Donald Trump’s first few months as president highlight the stark truth that the United States of America are more disunited than they have been since the 1860s, explains J. Walker Smith, executive chairman of Kantar Futures.
Rather than the fault-lines being between the states, in 21st Century America they are between different political belief systems.
Fast forward from last November to today: everybody is wearing outrage on their sleeves. People have pulled far apart from one another. Divides have hardened and the divide is what matters now. There is no single American culture anymore. There are now two.
We have moved from political extremism as deviation from the norm to extreme politics as business as usual. Division and confrontation have replaced diversity and negotiation as the new normal. At Kantar, we call this ‘FragmentNation’.
Americans are moving apart, in their tastes, their values, their ideologies and their lifestyles. Echo chambers are not just social media; they have become physical spaces. Increasingly, people are choosing to live in like-minded communities, places where everybody votes alike.
Politics, lifestyles and consumption can’t be separated anymore. Politics drives choice of brands and retailers. In the 2016 Presidential election, states with the highest penetration of Dollar Stores voted for Trump; most of those with the highest penetration of Whole Foods stores voted for Clinton.
A tweet from President Trump is enough to send company stocks soaring or crashing, while expressions of support or criticism for him draw outrage from increasingly polarised consumers and calls for brand boycotts.
Daily Yonder co-founder and award-winning reporter Bill Bishop has found that six in 10 people live in so-called landslide counties, essentially places where everybody votes alike. That percentage was only one-quarter of Americans in 1976. This geographic divide is reflected in the growing cultural and economic separation between cities and rural areas.
With Americans self-sorting themselves into like-minded communities, ever more marked variations in local values, attitudes and consumption patterns are emerging.
“Brands can no longer take it for granted that people will keep ideology and consumption separate”
Indeed, looking ahead, we should expect to see large metro areas acting much more like independent city-states. This kind of independence and localization is what Richard Florida, author of The Rise of the Creative Class, says will enable the two American cultures to coexist – local governance that fits local norms, not national or state governance that runs afoul of cross-community conflicts.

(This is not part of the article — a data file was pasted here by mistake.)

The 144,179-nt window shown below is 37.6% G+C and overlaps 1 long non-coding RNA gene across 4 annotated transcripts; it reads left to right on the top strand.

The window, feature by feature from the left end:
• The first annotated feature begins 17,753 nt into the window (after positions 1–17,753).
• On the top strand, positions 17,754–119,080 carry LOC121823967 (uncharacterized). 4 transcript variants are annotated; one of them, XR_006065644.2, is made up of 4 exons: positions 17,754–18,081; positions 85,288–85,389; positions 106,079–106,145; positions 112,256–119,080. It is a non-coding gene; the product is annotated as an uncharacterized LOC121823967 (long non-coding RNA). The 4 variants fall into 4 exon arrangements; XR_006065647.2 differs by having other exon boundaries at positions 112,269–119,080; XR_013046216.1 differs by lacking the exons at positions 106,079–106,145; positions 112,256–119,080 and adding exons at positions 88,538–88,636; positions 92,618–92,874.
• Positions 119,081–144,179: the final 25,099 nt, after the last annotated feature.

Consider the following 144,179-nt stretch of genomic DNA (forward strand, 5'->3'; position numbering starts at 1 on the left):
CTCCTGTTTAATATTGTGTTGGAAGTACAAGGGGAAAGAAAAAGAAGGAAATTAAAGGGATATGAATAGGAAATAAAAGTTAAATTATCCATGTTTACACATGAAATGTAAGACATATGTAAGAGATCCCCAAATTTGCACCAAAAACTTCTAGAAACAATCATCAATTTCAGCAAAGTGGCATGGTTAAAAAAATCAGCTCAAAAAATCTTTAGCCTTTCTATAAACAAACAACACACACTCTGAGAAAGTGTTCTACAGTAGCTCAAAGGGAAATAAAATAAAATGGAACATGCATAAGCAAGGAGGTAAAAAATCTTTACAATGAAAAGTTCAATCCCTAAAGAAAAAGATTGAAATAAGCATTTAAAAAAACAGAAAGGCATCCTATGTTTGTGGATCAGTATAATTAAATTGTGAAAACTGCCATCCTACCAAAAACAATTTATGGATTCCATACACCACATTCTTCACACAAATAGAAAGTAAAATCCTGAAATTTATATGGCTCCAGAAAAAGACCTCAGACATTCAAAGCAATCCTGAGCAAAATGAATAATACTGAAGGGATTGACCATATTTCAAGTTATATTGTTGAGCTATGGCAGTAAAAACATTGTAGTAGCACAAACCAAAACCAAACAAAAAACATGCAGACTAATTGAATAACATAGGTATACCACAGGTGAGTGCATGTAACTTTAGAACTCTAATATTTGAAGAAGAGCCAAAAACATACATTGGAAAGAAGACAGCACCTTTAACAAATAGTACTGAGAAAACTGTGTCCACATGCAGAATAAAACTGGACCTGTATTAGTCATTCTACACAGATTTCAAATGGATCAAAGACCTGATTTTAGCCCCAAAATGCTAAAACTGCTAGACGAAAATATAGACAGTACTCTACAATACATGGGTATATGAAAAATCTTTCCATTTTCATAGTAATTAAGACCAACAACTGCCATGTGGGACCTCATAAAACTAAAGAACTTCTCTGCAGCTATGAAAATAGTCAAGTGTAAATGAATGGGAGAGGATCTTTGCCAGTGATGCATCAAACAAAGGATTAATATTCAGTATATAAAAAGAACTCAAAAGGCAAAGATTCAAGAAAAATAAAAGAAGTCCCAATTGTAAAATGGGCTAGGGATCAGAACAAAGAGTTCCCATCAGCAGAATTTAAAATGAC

As cultural experience fragments, people are less comfortable in, and less accustomed to, dealing with different opinions. People believe in a particular narrative, whether left, right or middle, and they see the world through that lens. Contrary information won’t burst any bubbles. People consume and share news and information that reinforce their beliefs.
It’s not about facts or fake news. It’s about narratives.
There’s a study that demonstrates this brilliantly. A group of people with strong math skills were given a math problem to solve. When they were told the math problem was about skin treatment, Democrats and Republicans tended to perform alike. But when the exact same math problem was said to be about gun control, people were all over the board in getting it wrong. The researchers called this “motivated numeracy” – which translates as adding up the numbers in ways that fit their ideology or cultural values.
There’s no point in trying to pop a bubble with a data point. Instead, the task is to tell stories that resonate, to frame the facts in ways that are consistent with narratives, not contradictory. People will change their minds only when they don’t have to change their narratives.
Likewise, marketing communications that don’t fit culture won’t compute. One of the key challenges facing companies today is making meaningful connections with consumers in an environment that has fragmented into highly polarized camps and in which politics has suddenly emerged as a reason to buy, or not to buy.
Some brands may decide that their best strategy is to align themselves more tightly with the values of their core audiences. Other brands, though, may try and rise above division, creating platforms that celebrate underlying beliefs that Americans share and agree on, thus encouraging tolerance of other, opposing views.
But that’s going to be a tricky balancing act because it will put brands at risk of becoming the politeness police, refereeing the public commons to make sure people play well together.
There have always been cultural divides in America, but rarely have they been as divisive as today. Tolerance and mutual respect are in short supply. Brands can no longer take it for granted that people will keep ideology and consumption separate. Brands must pay attention to politics as never before, because politics is now consumption, too.